The bars of central Cairo: Echoes of a bygone era
Armed with a bottle of Egyptian brandy and a bowl of steaming chickpeas, Hatem Fouad keeps watch each night over a historic slice of Cairo that is in danger of dying: the bars that once flourished amid the sweeping boulevards and graceful roundabouts of the city's European-style city center.
The former police officer is part of a cadre of older Egyptian men who frequent drinking holes and belly dancing cabarets chronicled by the Nobel Prize-winning author Naguib Mahfouz in the 1940s and popular with Cairo's artists and intellectuals until the late 1970s.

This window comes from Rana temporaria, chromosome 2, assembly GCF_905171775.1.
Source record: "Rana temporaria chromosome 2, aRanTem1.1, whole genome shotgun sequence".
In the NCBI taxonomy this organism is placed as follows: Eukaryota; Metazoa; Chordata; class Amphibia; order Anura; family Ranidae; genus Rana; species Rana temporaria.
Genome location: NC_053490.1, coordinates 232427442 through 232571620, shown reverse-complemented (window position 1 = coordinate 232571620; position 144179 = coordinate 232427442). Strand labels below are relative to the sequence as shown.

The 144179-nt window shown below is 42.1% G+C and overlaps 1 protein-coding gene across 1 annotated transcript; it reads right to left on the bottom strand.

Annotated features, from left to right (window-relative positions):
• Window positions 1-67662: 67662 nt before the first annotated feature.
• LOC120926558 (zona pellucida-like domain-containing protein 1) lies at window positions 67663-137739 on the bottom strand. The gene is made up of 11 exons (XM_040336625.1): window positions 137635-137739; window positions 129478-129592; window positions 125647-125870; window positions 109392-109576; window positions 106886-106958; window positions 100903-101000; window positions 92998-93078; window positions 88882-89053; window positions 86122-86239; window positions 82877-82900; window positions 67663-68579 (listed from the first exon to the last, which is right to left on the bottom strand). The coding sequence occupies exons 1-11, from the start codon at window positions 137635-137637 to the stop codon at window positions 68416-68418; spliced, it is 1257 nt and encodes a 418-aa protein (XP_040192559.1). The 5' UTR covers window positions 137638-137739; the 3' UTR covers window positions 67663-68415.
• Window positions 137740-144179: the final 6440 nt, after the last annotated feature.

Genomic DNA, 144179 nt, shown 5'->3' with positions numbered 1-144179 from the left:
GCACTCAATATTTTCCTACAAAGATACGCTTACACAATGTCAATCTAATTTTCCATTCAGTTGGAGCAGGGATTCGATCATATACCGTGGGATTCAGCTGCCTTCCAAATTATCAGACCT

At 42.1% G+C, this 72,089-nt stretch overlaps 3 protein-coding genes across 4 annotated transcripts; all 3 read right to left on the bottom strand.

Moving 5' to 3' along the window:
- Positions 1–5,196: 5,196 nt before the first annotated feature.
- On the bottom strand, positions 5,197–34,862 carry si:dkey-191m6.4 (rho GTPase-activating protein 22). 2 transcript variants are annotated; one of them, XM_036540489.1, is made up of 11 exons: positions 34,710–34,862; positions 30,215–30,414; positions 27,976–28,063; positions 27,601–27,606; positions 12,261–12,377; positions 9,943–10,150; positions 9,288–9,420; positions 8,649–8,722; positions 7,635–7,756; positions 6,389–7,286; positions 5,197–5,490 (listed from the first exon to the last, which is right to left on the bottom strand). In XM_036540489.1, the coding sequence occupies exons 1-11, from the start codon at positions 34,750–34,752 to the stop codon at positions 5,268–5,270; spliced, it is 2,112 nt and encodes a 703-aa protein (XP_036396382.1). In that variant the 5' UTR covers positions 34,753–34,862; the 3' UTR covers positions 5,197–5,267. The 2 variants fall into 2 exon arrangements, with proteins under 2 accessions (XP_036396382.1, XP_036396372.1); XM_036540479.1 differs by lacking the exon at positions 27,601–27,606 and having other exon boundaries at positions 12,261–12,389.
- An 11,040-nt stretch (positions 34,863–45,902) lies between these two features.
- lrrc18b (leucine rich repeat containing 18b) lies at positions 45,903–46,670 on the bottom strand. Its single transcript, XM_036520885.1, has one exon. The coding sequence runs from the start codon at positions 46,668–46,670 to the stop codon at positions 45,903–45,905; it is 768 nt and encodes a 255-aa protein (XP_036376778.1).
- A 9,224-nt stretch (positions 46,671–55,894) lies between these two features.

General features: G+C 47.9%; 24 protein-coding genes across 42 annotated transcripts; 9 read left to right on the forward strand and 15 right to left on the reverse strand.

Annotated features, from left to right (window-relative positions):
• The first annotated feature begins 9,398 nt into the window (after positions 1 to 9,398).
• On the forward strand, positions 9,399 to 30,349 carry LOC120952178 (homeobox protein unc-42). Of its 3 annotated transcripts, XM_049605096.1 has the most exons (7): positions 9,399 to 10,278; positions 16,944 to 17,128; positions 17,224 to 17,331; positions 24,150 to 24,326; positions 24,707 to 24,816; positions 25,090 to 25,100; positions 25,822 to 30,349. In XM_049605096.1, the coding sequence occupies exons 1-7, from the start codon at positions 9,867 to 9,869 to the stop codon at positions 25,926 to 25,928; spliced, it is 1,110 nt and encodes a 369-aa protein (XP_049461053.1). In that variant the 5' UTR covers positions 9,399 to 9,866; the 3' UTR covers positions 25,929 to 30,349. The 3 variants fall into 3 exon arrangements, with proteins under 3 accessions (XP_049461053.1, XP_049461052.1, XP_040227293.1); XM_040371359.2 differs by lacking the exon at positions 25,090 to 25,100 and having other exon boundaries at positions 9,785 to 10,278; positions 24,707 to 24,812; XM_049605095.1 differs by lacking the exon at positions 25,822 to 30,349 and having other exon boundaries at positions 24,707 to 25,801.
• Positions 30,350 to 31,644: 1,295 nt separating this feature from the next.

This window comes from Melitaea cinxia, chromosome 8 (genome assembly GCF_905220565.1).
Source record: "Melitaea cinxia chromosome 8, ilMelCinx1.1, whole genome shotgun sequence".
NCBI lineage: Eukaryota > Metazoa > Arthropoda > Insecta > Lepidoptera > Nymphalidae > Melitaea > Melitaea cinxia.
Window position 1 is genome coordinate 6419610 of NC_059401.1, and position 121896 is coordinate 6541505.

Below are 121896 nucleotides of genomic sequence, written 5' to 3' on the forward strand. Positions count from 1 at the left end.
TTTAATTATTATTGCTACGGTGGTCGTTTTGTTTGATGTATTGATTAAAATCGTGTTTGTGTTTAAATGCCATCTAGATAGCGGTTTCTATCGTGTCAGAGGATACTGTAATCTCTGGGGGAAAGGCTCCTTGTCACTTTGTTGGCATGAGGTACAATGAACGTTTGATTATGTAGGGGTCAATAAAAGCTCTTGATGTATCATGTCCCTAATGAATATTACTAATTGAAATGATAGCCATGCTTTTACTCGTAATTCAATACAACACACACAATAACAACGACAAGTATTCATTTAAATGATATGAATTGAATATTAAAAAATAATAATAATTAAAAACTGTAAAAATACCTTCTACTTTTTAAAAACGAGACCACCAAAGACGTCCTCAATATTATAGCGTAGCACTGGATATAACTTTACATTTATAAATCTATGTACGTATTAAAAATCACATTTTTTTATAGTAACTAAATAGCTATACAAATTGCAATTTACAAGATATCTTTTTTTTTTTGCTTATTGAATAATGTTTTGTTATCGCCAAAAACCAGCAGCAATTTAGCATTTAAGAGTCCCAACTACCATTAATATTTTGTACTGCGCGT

Many of these establishments have fallen into disrepair and disrepute as
Egyptians grow more observant of Islam, with its prohibition on alcohol,
and the country's elite migrates away from the traffic-choked streets of
the now crumbling central city.
comments powered by Disqus
- Five Things You Need to Know to be a Better Digital Preservationist
- Book on Losing British Generals Wins American History Prize
- Stanford scholar explores civil rights revolution's positive impact on the South's economy
- Harvard Historian Nancy Koehn on Amazon's Tentacular Reach
- Q&A with historian and author Nick Turse